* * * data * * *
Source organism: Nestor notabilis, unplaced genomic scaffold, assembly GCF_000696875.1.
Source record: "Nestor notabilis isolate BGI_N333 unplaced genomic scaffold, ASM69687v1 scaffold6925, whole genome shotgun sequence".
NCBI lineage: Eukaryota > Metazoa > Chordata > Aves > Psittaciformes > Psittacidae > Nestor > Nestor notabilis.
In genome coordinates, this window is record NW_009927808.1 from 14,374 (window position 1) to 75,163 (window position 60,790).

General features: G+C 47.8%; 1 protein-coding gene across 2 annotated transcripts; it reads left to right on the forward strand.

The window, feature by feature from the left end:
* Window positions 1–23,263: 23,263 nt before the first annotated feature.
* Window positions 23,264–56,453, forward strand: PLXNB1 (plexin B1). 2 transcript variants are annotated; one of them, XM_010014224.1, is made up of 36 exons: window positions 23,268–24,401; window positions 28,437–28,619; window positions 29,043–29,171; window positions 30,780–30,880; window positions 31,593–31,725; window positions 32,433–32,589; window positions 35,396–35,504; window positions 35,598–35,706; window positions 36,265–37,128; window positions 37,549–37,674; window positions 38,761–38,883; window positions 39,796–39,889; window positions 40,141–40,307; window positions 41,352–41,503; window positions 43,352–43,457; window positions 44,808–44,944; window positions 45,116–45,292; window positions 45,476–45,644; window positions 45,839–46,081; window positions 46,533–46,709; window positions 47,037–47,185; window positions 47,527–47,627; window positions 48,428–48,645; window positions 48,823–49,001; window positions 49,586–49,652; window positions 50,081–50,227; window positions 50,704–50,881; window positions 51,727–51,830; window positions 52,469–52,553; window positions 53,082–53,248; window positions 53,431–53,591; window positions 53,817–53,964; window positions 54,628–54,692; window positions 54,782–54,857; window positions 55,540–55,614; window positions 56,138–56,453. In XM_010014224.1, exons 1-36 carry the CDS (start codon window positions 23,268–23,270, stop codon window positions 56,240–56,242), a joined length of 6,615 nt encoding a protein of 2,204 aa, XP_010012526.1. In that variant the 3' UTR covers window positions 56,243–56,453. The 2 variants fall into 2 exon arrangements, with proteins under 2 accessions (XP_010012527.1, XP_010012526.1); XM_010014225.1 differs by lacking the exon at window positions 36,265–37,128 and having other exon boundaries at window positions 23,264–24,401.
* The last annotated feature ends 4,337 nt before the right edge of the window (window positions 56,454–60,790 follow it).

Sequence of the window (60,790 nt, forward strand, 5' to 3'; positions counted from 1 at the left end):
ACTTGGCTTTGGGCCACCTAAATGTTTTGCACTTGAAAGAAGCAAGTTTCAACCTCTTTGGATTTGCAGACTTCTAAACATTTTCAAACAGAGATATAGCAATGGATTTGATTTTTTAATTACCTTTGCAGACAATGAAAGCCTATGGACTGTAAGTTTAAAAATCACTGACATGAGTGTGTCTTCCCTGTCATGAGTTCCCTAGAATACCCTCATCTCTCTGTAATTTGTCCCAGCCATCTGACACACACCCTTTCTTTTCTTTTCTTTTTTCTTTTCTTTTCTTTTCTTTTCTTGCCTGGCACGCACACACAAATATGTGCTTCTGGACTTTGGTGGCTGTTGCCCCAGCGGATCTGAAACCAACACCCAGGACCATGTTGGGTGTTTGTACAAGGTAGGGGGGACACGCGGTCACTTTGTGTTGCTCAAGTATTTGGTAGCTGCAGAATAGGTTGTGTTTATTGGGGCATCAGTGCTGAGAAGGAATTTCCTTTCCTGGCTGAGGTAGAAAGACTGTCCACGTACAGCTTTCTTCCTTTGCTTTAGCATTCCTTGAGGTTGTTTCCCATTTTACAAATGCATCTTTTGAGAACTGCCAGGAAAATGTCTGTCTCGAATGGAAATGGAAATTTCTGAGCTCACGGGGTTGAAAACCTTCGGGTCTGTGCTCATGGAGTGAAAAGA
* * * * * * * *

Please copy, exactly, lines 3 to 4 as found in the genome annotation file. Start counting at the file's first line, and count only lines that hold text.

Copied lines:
NCBI lineage: Eukaryota > Metazoa > Chordata > Aves > Psittaciformes > Psittacidae > Nestor > Nestor notabilis.
In genome coordinates, this window is record NW_009927808.1 from 14,374 (window position 1) to 75,163 (window position 60,790).